Last week, the public learned that over 18 years, more than 3,100 student-athletes at the University of North Carolina took fake classes to satisfy academic requirements without significantly cutting into their work as athletes.
Advisers, counselors, faculty, coaches, and sometimes students collaborated to set up these “phantom classes” where no one had to meet or seriously have their assignments reviewed.
The numbers have been referred to as “surprising” and “shocking.” But are they really?
The UNC scandal is just one of many symptoms of the larger issue of the National Collegiate Athletic Association exploiting student-athletes.
The term “student-athlete” is an excellent window into the systemic problems; it’s misleading and implies that these athletes lead normal lives as students.
During an albeit satirical report from The Daily Show, former Northwestern University football player Kain Colter explained how the NCAA does not cover medical expenses needed for injuries students received while playing for their schools. Colter went on to talk about his schedule as a “student.”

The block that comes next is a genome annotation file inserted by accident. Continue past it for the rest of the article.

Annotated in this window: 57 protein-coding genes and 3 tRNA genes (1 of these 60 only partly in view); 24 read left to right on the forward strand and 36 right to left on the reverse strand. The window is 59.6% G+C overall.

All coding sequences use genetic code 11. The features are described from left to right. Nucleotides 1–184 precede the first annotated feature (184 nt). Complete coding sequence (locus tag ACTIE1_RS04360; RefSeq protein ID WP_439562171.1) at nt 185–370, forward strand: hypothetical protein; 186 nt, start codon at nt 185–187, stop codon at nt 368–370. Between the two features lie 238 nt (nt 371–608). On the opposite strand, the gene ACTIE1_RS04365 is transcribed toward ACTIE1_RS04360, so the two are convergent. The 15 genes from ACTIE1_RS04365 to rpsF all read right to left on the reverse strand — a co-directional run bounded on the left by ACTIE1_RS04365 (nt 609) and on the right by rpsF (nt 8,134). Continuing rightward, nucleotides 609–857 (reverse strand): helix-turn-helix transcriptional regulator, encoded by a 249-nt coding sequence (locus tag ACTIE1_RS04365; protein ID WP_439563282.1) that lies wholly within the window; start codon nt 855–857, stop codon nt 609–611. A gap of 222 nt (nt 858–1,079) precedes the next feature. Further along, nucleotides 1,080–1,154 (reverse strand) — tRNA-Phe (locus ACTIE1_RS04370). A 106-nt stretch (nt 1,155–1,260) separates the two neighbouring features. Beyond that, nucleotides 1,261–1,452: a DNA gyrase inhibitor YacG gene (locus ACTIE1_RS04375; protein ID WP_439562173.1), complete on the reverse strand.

“We already have a full-time job,” said Colter. “We don’t have time to get a second job.”
“We are employees just like how the NFL players are employees,” he continued later. “We spend 50-60 hours practicing in the off-season.”
Naturally, this means many athletes simply do not have time to focus on their academics. In a way, they are professional football players forced to masquerade as students so the universities and NCAA can compensate them with scholarships rather than paying them an honest wage.
Thus, colleges have a motivation to help students cheat and set up fake classes. Their administrations want the athletes to have the bare-minimum grades so they can keep students in school and continue the exploitation. However, they don’t want the students to properly earn these grades if it means taking away too much time from the athletics that bring in revenue for their school.
Helping students cheat is just one of many methods that educational institutions use to maintain this status quo where students allow them to rake in money without paying it back.
There are also some other disturbing implications in many of these stories, especially the UNC scandal. In UNC’s case, it was the African-American Studies department that set up the majority of these bogus “paper classes.”
Furthermore, Michael McAdoo, a black former student at UNC, claimed that he was pressured into majoring in African-American studies.
He goes on to say, “I lost an education. I lost trust in the school — someone I thought had my best interest.”
While cheating scandal of the extent of the situation at UNC may seem shocking, the deeper issue of exploitation is simply unconscionable.